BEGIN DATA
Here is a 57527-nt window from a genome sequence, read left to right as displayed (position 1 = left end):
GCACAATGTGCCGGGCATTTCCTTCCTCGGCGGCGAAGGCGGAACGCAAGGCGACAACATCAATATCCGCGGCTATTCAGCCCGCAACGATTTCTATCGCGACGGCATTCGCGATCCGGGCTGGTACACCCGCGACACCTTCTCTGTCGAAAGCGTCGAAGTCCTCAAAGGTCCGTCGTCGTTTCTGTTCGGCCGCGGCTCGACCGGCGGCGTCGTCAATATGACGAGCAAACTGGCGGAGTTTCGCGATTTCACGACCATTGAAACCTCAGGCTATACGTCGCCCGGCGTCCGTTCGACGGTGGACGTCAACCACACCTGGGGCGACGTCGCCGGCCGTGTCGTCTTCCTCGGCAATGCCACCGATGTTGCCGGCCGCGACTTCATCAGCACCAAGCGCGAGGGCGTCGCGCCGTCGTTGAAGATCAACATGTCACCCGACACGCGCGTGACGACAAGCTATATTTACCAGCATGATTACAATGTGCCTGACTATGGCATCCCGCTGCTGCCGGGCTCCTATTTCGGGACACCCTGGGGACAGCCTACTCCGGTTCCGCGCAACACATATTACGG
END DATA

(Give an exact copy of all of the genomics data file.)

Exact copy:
Here is a 57527-nt window from a genome sequence, read left to right as displayed (position 1 = left end):
GCACAATGTGCCGGGCATTTCCTTCCTCGGCGGCGAAGGCGGAACGCAAGGCGACAACATCAATATCCGCGGCTATTCAGCCCGCAACGATTTCTATCGCGACGGCATTCGCGATCCGGGCTGGTACACCCGCGACACCTTCTCTGTCGAAAGCGTCGAAGTCCTCAAAGGTCCGTCGTCGTTTCTGTTCGGCCGCGGCTCGACCGGCGGCGTCGTCAATATGACGAGCAAACTGGCGGAGTTTCGCGATTTCACGACCATTGAAACCTCAGGCTATACGTCGCCCGGCGTCCGTTCGACGGTGGACGTCAACCACACCTGGGGCGACGTCGCCGGCCGTGTCGTCTTCCTCGGCAATGCCACCGATGTTGCCGGCCGCGACTTCATCAGCACCAAGCGCGAGGGCGTCGCGCCGTCGTTGAAGATCAACATGTCACCCGACACGCGCGTGACGACAAGCTATATTTACCAGCATGATTACAATGTGCCTGACTATGGCATCCCGCTGCTGCCGGGCTCCTATTTCGGGACACCCTGGGGACAGCCTACTCCGGTTCCGCGCAACACATATTACGG